• Stay current on payments: It can take some time for the refinance process to be completed, so keep making payments on your old loans until the balance has been zeroed out. Then make it a priority to set up automatic payments on your new account as quickly as possible to avoid missing one.
  • Keep using other credit: Student loans alone may not be enough to establish a solid credit history, so look for other opportunities, such as credit cards, auto loans and a mortgage, to help you continue to build your credit history over time.

Alternatives to student loan refinancing

While student loan refinancing can be a strategic move for saving money on interest and getting out of debt, it’s not for everyone. If you can’t qualify for a lower interest rate, there might not be much point in refinancing.

What’s more, if you refinance federal student loans, you’ll lose access to certain benefits, including student loan forgiveness, some loan repayment assistance programs, income-driven repayment plans and more.

If you’re not sure that refinancing is right for you, here are a few alternatives to consider:

  • Consolidate your federal student loans: With student loans, consolidation typically refers to the U.S. Department of Education’s Federal Direct Loan Consolidation program. Consolidation lets you combine multiple federal loans into one to simplify your repayment plan. Just keep in mind that your new interest rate will be the weighted-average interest rate of the original loans rounded up to the nearest one-eighth percent, so you won’t save money this way.
  • Apply for forgiveness: The federal government offers a few different student loan forgiveness programs. Specifically, you may qualify if you work for a government agency or an eligible not-for-profit organization or as a teacher.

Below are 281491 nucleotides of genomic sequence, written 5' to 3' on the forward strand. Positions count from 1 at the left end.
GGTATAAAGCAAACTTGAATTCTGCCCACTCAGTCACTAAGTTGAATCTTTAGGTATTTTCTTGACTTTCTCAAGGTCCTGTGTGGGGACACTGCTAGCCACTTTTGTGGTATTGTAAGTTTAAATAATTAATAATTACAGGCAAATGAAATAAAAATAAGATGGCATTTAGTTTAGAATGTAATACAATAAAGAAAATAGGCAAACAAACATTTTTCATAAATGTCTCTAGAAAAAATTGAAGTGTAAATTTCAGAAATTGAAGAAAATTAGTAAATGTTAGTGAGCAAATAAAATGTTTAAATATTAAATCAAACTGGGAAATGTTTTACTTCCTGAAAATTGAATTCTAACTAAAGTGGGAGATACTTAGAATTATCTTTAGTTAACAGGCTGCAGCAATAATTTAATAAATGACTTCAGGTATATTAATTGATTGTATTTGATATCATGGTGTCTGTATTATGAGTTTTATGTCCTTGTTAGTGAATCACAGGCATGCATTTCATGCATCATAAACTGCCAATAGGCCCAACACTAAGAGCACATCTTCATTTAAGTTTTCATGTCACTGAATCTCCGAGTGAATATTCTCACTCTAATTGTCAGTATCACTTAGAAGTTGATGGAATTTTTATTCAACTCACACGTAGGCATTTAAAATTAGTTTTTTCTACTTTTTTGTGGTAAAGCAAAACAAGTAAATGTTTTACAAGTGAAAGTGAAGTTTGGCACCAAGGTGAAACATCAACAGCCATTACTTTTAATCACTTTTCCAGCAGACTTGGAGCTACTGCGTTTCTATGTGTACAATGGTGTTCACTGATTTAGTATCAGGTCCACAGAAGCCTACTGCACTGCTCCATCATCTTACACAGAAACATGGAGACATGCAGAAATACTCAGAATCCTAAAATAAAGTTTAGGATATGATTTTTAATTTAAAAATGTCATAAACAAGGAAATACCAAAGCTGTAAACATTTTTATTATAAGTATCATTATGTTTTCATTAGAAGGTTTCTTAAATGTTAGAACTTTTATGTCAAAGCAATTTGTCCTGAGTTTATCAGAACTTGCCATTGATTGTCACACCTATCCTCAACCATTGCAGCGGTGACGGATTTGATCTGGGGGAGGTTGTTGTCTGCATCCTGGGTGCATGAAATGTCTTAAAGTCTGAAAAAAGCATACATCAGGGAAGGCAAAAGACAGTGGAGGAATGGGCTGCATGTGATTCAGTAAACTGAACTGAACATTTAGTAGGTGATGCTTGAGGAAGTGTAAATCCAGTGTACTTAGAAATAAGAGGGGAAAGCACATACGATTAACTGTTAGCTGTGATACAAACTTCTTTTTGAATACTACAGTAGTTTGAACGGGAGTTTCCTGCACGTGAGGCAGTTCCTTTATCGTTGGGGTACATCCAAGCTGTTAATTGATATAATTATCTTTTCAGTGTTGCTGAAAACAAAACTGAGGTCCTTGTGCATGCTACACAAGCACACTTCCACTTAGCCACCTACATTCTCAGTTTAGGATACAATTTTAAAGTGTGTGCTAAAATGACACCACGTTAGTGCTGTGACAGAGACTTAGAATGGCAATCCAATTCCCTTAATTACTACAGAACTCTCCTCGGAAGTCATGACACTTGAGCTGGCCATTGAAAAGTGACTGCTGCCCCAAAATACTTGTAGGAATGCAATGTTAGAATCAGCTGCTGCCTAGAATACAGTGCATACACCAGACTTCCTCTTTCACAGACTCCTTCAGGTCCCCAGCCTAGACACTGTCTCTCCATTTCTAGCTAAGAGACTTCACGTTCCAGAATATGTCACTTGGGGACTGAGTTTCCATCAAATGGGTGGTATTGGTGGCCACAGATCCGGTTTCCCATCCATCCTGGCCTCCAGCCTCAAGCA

• Request student loan repayment assistance: If you have federal student loans, there is a long list of loan repayment assistance programs (LRAPs), primarily offered by government agencies and states. That said, many private employers have begun offering repayment assistance as an employee benefit. These aren’t forgiveness programs, but in some cases, you may be able to get tens of thousands of dollars in assistance.
  • Get on an income-driven repayment plan: If you’re thinking about refinancing because you can’t afford your monthly payments, federal student loans are eligible for one or more income-driven repayment plans, which can cut your monthly payment to 10 percent to 20 percent of your discretionary income. They’ll also extend your repayment term to 20 or 25 years, after which any remaining balance you have is forgiven.

If you’re thinking about refinancing or other avenues to pay off your student loans more effectively, take your time to research all of your options to determine which one works best for you.

Written by
Hanneh Bareham
Student loans reporter
Hanneh Bareham specializes in everything related to student loans and helping you finance your next educational endeavor. She aims to help others reach their collegiate and financial goals through making student loans easier to understand.
Edited by
Student loans editor
Reviewed by
Nationally recognized student financial aid expert